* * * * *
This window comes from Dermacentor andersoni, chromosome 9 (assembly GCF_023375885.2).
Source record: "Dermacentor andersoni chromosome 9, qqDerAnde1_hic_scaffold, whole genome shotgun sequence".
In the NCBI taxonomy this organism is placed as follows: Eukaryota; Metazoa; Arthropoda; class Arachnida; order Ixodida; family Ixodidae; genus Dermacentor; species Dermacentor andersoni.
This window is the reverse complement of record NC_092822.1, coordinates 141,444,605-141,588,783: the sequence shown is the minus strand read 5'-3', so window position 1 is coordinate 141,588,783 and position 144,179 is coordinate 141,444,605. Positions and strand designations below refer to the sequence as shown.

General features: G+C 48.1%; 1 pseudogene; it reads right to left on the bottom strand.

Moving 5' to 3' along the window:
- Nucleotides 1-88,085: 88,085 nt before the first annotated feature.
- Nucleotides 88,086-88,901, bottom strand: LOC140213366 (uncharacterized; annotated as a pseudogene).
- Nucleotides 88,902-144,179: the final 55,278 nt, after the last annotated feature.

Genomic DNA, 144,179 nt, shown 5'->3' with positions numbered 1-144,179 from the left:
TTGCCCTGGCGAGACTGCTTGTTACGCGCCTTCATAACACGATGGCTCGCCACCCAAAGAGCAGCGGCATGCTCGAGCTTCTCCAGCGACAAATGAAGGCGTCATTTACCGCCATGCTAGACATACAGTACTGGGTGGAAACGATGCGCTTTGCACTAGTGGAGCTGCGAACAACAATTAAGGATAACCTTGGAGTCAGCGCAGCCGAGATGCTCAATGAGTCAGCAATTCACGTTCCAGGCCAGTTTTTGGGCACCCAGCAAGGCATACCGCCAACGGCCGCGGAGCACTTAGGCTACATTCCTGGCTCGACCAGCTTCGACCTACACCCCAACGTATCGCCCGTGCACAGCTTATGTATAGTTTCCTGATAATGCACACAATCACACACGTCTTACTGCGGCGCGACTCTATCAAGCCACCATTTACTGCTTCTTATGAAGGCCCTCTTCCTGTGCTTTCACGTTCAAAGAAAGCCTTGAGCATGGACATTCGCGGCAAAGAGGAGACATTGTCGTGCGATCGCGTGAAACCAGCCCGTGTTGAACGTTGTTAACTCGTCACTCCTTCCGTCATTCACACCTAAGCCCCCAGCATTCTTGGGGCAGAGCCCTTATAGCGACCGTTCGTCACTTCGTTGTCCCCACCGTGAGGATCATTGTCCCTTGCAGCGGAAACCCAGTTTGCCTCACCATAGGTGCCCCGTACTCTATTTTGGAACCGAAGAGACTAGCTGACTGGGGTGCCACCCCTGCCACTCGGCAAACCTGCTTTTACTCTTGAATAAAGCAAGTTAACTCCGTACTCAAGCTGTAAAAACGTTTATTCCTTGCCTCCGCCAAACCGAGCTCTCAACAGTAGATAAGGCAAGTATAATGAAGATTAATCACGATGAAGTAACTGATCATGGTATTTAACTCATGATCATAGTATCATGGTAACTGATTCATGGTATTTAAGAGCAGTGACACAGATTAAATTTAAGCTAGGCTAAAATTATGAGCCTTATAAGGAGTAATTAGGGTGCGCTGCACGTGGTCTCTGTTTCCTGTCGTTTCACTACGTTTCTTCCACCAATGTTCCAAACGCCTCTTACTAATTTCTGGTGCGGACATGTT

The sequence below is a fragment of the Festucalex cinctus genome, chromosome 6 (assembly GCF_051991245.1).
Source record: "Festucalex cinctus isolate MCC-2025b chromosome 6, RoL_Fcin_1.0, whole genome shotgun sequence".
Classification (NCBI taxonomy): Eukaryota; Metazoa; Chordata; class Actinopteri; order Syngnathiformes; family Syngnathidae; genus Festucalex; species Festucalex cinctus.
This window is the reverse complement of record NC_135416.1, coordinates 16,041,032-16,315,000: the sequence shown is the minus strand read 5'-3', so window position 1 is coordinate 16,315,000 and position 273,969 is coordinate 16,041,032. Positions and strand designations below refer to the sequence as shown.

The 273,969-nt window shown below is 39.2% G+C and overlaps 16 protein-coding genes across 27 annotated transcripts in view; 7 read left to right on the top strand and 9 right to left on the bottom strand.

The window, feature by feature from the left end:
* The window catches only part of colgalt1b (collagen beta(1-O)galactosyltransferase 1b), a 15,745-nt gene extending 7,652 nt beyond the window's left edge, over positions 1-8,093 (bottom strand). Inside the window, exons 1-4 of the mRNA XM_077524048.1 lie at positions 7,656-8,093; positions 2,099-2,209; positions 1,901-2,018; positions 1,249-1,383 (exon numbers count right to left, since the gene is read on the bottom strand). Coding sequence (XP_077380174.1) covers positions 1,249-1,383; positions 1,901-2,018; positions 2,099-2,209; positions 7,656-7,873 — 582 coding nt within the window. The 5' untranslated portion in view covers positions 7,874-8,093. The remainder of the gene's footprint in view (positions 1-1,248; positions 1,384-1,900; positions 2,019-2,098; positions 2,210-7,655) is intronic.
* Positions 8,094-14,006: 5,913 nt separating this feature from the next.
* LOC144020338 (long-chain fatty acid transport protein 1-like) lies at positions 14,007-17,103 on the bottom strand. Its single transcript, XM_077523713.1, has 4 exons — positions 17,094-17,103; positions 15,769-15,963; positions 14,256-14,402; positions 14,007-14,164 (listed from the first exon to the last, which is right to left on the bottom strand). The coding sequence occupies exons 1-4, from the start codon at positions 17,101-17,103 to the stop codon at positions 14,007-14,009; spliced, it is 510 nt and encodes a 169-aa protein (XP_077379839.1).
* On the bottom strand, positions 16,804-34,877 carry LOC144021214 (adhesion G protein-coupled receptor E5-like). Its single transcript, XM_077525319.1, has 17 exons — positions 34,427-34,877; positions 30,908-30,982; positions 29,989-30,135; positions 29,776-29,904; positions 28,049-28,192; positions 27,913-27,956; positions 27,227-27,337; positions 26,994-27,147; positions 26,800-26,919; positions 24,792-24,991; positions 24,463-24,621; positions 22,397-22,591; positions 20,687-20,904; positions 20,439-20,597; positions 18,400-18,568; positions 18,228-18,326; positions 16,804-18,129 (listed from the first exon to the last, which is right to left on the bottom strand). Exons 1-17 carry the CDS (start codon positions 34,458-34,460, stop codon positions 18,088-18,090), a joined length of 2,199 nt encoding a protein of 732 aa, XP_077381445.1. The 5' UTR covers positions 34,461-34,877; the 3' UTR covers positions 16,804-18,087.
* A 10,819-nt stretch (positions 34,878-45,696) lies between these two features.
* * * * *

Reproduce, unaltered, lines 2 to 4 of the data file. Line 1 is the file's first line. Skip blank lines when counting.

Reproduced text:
Source record: "Dermacentor andersoni chromosome 9, qqDerAnde1_hic_scaffold, whole genome shotgun sequence".
In the NCBI taxonomy this organism is placed as follows: Eukaryota; Metazoa; Arthropoda; class Arachnida; order Ixodida; family Ixodidae; genus Dermacentor; species Dermacentor andersoni.
This window is the reverse complement of record NC_092822.1, coordinates 141,444,605-141,588,783: the sequence shown is the minus strand read 5'-3', so window position 1 is coordinate 141,588,783 and position 144,179 is coordinate 141,444,605. Positions and strand designations below refer to the sequence as shown.